Of the above, 9 are obsolete, namely getrlimit, oldfstat, oldlstat, oldolduname, oldstat, olduname, readdir, select and vm86old (see also obsolete(2)), and 15 are unimplemented in the standard kernel, namely afs_syscall, break, ftime, getpmsg, gtty, idle, lock, mpx, phys, prof, profil, putpmsg, security, stty and ulimit (see also unimplemented(2)). However, ftime(3), profil(3) and ulimit(3) exist as library routines. The slot for phys is in use since 2.1.116 for umount; phys will never be implemented. The getpmsg and putpmsg calls are for kernels patched to support streams, and may never be in the standard kernel. The security call is for future use.

Roughly speaking, the code belonging to the system call with number __NR_xxx defined in /usr/include/asm/unistd.h can be found in the kernel source in the routine sys_xxx(). (The dispatch table for i386 can be found in /usr/src/linux/arch/i386/kernel/entry.S.) There are many exceptions, however, mostly because older system calls were superseded by newer ones, and this has been treated somewhat unsystematically. On platforms with proprietary OS emulation, such as parisc, sparc, sparc64 and alpha, there are many additional system calls; mips64 also contains a full set of 32-bit system calls. Below the details for Linux 2.4.17.

The defines __NR_oldstat and __NR_stat refer to the routines sys_stat() and sys_newstat(), and similarly for fstat and lstat. Similarly, the defines __NR_oldolduname, __NR_olduname and __NR_uname refer to the routines sys_olduname(), sys_uname() and sys_newuname(). Thus, __NR_stat and __NR_uname have always referred to the latest version of the system call, and the older ones are for backward compatibility.

It is different with select and mmap. These use five or more parameters, and caused problems the way parameter passing on the i386 used to be set up. Thus, while other architectures have sys_select() and sys_mmap() corresponding to __NR_select and __NR_mmap, on i386 one finds old_select() and old_mmap() (routines that use a pointer to a parameter block) instead. These days passing five parameters is not a problem any more, and there is a __NR__newselect (used by libc 6) that corresponds directly to sys_select() and similarly __NR_mmap2.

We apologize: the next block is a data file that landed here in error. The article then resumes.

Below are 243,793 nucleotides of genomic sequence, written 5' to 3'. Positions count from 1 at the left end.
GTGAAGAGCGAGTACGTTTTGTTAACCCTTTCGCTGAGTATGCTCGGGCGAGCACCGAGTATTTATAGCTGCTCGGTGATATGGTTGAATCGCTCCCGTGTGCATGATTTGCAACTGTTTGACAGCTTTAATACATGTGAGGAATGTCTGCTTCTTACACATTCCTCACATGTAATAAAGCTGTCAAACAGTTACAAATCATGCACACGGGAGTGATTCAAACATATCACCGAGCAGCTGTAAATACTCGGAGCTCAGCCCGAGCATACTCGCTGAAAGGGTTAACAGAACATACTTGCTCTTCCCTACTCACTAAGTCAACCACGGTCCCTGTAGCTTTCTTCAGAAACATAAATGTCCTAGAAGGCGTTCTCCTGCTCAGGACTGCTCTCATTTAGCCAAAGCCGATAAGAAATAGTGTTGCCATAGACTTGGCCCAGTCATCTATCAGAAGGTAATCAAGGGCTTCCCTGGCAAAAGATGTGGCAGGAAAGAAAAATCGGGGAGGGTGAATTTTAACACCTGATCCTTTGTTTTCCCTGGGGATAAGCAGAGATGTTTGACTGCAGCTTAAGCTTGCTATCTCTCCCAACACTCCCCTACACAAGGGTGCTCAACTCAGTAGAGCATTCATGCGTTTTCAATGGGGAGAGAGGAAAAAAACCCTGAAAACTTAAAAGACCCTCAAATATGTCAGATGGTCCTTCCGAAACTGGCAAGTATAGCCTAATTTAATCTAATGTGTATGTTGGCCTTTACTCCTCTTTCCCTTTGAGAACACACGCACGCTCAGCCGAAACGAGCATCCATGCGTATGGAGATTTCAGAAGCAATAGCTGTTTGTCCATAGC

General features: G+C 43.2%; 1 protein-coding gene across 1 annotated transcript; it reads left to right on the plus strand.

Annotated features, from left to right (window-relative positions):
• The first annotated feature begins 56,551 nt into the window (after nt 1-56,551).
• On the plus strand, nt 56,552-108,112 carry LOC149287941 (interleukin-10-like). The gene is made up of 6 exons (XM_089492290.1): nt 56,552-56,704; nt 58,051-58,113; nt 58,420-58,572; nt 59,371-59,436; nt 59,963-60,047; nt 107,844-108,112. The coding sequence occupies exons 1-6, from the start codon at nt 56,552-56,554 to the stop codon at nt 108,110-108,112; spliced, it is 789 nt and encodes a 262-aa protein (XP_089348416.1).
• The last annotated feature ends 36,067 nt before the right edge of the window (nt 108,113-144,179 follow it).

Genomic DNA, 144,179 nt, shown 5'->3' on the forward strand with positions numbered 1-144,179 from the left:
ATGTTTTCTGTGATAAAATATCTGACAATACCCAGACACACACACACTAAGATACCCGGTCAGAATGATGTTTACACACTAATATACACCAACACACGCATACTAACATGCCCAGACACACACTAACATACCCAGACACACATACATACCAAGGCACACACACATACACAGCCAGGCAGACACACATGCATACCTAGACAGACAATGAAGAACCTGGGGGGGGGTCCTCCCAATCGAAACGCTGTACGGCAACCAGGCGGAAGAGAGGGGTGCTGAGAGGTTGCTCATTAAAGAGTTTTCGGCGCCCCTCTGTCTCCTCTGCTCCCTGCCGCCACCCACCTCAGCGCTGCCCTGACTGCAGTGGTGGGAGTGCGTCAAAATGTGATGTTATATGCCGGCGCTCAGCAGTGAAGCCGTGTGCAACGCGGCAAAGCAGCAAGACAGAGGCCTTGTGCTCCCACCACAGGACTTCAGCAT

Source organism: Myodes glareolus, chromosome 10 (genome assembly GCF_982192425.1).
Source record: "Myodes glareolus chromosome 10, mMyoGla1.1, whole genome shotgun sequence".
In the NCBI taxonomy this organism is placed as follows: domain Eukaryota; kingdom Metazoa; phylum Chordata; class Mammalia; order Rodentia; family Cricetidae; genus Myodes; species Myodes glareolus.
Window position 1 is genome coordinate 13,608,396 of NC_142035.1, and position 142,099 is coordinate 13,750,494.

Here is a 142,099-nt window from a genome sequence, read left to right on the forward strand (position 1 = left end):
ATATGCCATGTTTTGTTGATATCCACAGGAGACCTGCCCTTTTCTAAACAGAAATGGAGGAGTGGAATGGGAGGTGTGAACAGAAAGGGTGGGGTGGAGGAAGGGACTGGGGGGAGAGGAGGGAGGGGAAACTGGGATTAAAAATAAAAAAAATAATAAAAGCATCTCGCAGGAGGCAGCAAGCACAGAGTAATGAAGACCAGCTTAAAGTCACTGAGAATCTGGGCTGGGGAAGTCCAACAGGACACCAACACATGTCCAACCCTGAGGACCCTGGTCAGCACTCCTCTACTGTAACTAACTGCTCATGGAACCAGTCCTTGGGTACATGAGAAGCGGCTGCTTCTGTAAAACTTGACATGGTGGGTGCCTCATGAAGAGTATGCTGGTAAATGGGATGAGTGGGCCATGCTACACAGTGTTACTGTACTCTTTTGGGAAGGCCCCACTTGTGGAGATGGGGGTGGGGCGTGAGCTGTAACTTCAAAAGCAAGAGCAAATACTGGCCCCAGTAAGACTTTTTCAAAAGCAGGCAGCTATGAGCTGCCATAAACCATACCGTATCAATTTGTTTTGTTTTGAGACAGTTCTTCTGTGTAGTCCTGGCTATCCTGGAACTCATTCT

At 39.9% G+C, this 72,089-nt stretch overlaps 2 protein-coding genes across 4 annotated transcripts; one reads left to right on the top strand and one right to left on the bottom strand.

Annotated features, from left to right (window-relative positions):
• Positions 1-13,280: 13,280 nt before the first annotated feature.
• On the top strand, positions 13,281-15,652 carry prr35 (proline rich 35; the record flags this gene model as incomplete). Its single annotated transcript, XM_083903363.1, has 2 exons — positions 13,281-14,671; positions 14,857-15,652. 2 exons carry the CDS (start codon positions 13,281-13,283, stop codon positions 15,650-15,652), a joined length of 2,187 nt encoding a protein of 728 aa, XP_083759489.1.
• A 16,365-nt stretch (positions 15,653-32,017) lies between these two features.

Two other system call numbers, __NR__llseek and __NR__sysctl have an additional underscore absent in sys_llseek() and sys_sysctl().

Then there is __NR_readdir corresponding to old_readdir(), which will read at most one directory entry at a time, and is superseded by sys_getdents().

On many platforms, including i386, socket calls are all multiplexed through socketcall() and System V IPC calls through ipc().

On newer platforms that only have 64-bit file access and 32-bit uids (e.g. alpha, ia64, s390x) there are no *64 or *32 calls. Where the *64 and *32 calls exist, the other versions are obsolete.

The chown and lchown system calls were swapped in 2.1.81. The *64 and *32 calls were added for kernel 2.4, as were the new versions of getrlimit and mmap, and the new calls pivot_root, mincore, madvise, security, gettid and readahead.